Maintain your guitar. Keep it tuned – unless you’re not going to play it for a long period of time, that is. Keep the strings changed out regularly – not only do the older strings sound bad and go dead quickly, they’re also not great on the machine heads if they’re left on for too long. Keep your guitar clean – make sure dust and other elements can’t get to it, and make sure you’re clean before you even pick it up.

If you’re unsure about something concerning your guitar, don’t be afraid to ask somebody who knows what they’re doing. The man who runs the music store a few blocks away, the guitarist in the garage band playing next door to you, or even your cousin if he or she plays – whatever the case, you’ll always be able to find someone to help you if you aren’t afraid to open your mouth.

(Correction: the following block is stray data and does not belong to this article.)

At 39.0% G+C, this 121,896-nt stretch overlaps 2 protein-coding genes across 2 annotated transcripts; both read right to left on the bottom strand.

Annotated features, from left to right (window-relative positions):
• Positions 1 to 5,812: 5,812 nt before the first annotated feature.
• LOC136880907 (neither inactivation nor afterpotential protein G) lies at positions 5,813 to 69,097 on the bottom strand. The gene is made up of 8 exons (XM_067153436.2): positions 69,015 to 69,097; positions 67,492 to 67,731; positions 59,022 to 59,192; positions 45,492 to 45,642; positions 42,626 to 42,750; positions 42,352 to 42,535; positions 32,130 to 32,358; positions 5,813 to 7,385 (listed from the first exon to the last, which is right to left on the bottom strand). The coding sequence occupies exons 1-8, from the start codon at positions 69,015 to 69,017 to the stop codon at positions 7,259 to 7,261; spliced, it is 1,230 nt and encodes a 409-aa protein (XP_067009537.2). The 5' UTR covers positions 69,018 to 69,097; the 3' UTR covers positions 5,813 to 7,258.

Take care of your instrument and it’ll take care of your musical needs for a long time to come. Use common sense, ask questions of the right people, and have fun playing your guitar.

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I get a lot of letters from beginning Luna players asking for advice. This list, courtesy of http://www.learn-acoustic-guitar.com, has lots of good, overall sggestions. The main thing is to do what you love (and love what you do!)

1 – Learn how to play the acoustic guitar with both your fingers and your pick. Practice using both. This will make you a more versatile player.
2 – Learn how to use a capo. A capo is a clamp that you can apply to different frets of your guitar to change the pitch. You will definitely need to become familiar with this wonderful tool. If you do not already own one, head out to your local music store and buy one today.
3 – Make sure you choose the right guitar for your size. Guitars come in different sizes from classic to jumbo. It is very important that you find a guitar size that you are comfortable playing.